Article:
We don’t review a ton of recovery shoes here (though we do have a Best Slides guide), so the traditional fitness categories of “Training” and “Cardio” might not seem fair, but one of the things that Kane and their influencers claim is that this shoe is great for a variety of activities, including some fitness. With that in mind, I’ve put it through the paces in some key categories and feel like it’s fair to retain these categories, albeit graded on a curve.

The Kane Revive is NOT a training shoe and so I wasn’t expecting it to be very good in the gym.

That was confirmed by the lack of traction on some of the surfaces. It wasn’t terrible on rubber floors, but it pretty much slipped on every other surface (making box jumps extra dangerous).

However, I’d actually put these in the “hotel gym” category of the On Cloud X 3. While not as versatile, the Revive is still incredibly stable for the kinds of lighter squats and deadlifts you’d get in, well, a hotel gym.

I wouldn’t recommend these for explosive movements like the aforementioned box jumps or Olympic movements like cleans, but you can do a surprising amount of basic movements really well in these if you want to (but, again, not our recommendation).


Like Training, I wouldn’t normally think about the cardio performance of this shoe, but given all the promotion of this as an active recovery shoe, I had to try. And honestly, it’s surprisingly not terrible! (Editor’s Note: is he saying surprisingly not terrible is a good thing?)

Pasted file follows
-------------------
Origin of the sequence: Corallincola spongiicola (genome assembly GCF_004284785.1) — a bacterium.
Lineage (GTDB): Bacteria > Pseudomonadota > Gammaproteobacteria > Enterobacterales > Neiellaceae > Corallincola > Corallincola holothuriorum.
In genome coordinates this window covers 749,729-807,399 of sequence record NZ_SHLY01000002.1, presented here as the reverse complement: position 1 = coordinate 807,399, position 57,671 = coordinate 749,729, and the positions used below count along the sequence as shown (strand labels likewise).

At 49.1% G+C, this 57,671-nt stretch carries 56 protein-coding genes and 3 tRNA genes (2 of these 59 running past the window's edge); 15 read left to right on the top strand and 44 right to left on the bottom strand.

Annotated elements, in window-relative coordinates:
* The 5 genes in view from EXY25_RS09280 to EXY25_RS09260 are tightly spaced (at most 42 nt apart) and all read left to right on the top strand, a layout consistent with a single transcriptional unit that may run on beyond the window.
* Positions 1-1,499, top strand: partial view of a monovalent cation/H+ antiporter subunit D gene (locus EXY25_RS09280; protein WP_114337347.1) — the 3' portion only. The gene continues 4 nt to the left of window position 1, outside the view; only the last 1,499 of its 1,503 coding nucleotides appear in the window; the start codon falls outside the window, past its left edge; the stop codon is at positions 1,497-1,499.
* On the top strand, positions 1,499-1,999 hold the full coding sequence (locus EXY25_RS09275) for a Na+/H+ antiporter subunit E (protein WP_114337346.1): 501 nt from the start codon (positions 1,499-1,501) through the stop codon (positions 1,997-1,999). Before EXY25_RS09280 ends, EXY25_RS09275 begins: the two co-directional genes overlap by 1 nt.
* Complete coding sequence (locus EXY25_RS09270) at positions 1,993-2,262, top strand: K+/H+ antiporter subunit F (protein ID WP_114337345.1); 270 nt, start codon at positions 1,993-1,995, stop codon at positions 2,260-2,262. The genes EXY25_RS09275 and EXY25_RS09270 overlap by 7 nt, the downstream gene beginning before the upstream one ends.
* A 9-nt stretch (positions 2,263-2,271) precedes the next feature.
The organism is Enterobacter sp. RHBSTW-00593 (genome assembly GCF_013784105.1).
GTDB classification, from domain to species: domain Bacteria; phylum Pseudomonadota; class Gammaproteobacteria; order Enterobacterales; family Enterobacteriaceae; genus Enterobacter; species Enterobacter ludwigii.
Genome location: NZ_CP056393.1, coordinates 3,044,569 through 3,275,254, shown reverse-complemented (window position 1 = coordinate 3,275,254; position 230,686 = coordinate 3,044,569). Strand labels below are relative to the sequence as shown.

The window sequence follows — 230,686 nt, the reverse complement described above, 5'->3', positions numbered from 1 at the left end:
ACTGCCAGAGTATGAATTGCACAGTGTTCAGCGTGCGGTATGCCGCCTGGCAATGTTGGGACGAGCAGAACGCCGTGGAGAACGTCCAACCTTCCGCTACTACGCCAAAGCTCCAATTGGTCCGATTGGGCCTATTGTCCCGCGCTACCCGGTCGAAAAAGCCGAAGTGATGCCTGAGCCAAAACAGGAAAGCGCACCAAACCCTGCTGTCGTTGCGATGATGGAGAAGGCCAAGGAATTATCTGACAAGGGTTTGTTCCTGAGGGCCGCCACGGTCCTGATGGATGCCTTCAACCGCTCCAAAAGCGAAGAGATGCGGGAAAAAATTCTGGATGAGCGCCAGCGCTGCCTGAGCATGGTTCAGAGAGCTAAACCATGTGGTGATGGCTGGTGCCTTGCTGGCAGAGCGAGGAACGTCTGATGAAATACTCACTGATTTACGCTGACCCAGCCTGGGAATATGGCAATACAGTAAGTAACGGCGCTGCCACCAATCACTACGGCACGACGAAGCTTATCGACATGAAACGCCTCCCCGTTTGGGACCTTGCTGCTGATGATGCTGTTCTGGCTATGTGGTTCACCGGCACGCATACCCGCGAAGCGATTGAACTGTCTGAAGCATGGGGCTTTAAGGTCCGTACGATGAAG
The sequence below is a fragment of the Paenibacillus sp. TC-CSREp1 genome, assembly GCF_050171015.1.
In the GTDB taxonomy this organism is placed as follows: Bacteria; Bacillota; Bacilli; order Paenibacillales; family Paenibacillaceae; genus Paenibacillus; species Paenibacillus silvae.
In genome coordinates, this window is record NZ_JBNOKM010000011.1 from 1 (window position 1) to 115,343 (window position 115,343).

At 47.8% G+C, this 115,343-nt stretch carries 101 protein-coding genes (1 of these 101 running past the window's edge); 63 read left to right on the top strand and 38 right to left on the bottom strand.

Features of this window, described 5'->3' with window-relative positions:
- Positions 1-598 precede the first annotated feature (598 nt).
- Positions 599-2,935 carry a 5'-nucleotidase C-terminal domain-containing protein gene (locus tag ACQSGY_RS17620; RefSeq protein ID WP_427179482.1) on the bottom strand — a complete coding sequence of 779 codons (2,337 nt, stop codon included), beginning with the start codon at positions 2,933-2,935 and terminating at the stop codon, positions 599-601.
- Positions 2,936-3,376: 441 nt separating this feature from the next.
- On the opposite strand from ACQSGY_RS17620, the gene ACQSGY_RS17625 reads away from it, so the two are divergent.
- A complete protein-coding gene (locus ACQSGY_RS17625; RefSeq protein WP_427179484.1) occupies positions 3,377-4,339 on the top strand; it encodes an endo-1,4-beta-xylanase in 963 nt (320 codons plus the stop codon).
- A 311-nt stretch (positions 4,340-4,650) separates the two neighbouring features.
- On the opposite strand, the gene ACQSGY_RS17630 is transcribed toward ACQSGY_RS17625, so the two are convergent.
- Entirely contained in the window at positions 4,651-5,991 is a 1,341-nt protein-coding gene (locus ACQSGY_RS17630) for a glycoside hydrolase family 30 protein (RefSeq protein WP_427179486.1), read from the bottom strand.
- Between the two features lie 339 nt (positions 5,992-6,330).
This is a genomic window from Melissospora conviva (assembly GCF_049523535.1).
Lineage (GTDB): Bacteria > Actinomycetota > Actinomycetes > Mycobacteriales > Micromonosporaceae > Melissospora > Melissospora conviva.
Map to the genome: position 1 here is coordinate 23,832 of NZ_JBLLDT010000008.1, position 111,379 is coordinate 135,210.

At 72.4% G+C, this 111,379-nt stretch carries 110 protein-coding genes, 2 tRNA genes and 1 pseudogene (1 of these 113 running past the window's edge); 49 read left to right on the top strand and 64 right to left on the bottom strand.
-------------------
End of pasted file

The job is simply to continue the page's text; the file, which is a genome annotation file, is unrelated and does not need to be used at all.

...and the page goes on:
I’ve done short jogs (max 2 miles) in these and found they’re incredibly comfortable, with much less heel slippage than you might expect. I’ve run in shoes where I got less energy return from the midsole and had worse fits, so the Kane Revive really outperforms expectations.

But that’s where the cardio praise ends. I did my normal rowing and shadow boxing tests in these shoes, though neither were really great experiences. In both cases I ended up going barefoot very quickly and preferred it.

Kane Revive fit and width


First, I have to warn everyone that Kane has specific recommendations for sizing and their return policy involves some costs that you may not like.

In my case, I normally wear a 9.5 in my training shoes but I have a slightly wider forefoot so I took Kane’s recommendation to go up .5 size. When I first put on the Revive, I was worried I’d made a mistake and they felt big, but I slowly realized the sizing allowed me full toe splay and to really relax my feet.

Will Kane’s sizing recommendation work for you? I can’t say for sure, but I can say that I’ve enjoyed these shoes enough that it’s worth the risk.


The Kane Revive looks like the lovechild of a Yeezy Slide and a pair of Crocs. And like both those shoes, the looks really don’t matter. The Revive is so comfortable you won’t care how people think these look.

Luckily, we’re in the age of “ugly” shoes as fashion, so I never think twice once I put these on.


At $75-85 depending on the colorway, the Revive is much more expensive than your basic Crocs Clog ($50), but the feeling on my feet is night and day. I wouldn’t blame anyone for opting for the Crocs, but if you’ve got the budget flexibility, I’d argue for upgrading to the Kane Revive.

Plus, you’re getting a more sustainably made shoe which makes helping our planet another justification for the price difference.

Kane Revive lateral view

Kane Revive Final Verdict

I don’t think this will be a surprise, but the Kane Revive is the absolute gold standard of recovery shoes with a surprising versatility that makes it an incredible value at $80. I recommend this shoe to anyone engaged in any level of fitness or anyone who suffers from lower back or lower body pains.

Now I gotta order a second pair…

Add a Comment

Related Posts